A hot week of movies

July 10, 2010

I had the last week off work, and the weather was atrociously hot, so I wound up watching a bunch of movies. Here’s the run-down.

Shutter Island – The surprise wasn’t all that surprising, but it was still worth the journey. With this film, Martin Scorsese delivered a masterful psychological thriller, and DiCaprio did a pretty good job of convincing me that he can act. (8 out of 10)

Grown Ups – This was exactly what I expected from the ads. This movie pulled together a great cast of some of the best comedy actors out there: Adam Sandler, Kevin James, Chris Rock, David Spade, and Rob Schneider. But somehow when you put this all together, it was less than the sum of its parts. This cast can’t help but put together a funny movie, but with that kind of comedic firepower, I should have been doubled over laughing, not just chuckling here and there. (3 out of 10)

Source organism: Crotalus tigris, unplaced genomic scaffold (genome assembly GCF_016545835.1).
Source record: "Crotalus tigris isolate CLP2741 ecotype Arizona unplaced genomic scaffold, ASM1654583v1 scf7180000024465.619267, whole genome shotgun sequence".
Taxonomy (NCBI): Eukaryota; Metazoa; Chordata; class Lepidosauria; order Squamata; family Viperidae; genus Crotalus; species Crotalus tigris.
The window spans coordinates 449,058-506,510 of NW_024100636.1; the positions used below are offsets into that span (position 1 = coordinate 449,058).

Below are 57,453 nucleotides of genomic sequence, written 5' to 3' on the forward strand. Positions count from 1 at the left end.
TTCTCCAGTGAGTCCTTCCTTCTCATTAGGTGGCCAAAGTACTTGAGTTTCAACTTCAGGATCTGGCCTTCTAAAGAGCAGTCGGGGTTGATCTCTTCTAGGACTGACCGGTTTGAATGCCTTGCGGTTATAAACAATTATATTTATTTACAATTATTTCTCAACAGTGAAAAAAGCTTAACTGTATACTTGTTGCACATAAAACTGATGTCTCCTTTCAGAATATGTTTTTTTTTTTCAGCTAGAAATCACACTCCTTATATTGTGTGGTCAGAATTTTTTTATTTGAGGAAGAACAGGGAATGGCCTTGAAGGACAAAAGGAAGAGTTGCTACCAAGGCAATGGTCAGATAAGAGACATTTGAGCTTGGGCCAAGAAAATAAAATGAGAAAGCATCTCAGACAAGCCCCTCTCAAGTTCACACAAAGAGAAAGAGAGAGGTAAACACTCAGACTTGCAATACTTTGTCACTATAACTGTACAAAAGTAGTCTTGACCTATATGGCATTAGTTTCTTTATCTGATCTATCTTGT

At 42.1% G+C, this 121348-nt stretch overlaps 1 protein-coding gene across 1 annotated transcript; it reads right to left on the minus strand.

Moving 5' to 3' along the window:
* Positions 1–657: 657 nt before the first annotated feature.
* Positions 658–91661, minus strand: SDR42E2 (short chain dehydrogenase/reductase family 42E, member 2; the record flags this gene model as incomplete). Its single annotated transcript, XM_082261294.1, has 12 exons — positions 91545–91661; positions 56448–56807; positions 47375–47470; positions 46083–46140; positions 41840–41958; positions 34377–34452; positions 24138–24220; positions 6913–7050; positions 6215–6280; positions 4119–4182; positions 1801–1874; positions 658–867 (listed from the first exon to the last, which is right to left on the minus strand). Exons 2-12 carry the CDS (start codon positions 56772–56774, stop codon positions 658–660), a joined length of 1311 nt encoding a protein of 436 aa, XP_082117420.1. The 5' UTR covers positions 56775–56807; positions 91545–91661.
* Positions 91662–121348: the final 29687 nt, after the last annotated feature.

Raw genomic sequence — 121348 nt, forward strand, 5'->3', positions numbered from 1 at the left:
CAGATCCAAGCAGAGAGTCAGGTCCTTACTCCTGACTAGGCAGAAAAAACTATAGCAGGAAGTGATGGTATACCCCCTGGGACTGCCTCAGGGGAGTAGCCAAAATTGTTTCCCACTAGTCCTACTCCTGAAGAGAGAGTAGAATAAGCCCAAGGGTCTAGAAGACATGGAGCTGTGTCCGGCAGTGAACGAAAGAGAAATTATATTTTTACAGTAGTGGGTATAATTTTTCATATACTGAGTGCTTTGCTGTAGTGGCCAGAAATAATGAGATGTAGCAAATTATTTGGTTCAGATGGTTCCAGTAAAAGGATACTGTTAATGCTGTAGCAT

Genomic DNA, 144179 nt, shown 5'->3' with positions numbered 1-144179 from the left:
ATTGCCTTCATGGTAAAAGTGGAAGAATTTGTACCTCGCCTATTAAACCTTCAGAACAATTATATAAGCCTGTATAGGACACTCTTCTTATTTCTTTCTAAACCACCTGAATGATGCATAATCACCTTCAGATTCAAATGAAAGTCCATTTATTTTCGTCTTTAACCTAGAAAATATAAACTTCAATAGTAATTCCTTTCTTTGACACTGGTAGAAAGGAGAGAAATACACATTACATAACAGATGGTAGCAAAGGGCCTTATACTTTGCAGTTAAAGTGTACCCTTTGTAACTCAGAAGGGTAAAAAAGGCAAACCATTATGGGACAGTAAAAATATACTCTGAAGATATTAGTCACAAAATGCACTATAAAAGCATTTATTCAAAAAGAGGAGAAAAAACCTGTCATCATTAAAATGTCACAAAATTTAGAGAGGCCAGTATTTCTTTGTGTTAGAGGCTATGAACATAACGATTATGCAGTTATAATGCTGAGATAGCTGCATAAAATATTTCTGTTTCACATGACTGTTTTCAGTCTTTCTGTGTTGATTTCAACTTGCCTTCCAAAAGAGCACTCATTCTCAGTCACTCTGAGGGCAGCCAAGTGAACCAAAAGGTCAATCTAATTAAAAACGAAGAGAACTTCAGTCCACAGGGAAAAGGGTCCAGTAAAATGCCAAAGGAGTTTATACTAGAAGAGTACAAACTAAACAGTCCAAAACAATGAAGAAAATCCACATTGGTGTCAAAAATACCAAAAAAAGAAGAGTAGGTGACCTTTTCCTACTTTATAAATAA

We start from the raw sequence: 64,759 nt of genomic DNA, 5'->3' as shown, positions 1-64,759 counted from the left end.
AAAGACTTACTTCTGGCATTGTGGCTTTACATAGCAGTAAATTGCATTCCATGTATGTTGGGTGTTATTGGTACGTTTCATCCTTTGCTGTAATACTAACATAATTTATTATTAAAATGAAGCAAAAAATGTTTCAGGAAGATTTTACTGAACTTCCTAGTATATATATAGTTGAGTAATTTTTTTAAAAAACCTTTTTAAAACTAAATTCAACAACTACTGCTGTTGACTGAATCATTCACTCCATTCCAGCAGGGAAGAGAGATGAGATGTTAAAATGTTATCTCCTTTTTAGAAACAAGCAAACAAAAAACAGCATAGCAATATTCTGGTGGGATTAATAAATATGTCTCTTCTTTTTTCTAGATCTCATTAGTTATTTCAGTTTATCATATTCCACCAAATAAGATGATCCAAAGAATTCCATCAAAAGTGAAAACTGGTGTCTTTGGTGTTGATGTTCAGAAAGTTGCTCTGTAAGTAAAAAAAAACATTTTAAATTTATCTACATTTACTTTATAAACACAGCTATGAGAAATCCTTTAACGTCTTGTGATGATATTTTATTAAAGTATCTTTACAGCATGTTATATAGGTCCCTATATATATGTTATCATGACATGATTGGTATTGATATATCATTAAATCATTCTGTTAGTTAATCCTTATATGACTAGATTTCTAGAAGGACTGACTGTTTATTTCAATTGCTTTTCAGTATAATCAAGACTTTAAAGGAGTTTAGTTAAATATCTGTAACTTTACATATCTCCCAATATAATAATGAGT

Eclipse – Yes, I’ll admit to having read the “Twilight” books, and to having watched the first two movies. This wasn’t a great movie by any stretch of the imagination, but it was much better than the first two movies. The only downside was Bryce Dallas Howard, who seemed in over her head as Victoria; though she didn’t get much screen time, I much preferred Rachelle Lefevre in this role. (5 out of 10)

Knight and Day – It’s been almost 10 years since I enjoyed a movie that starred Tom Cruise (Minority Report in 2002). This one won’t revive his career, but it was a satisfactory escape on a hot day. It was a totally predictable action-comedy with a smidgen of romance thrown in. (6 out of 10)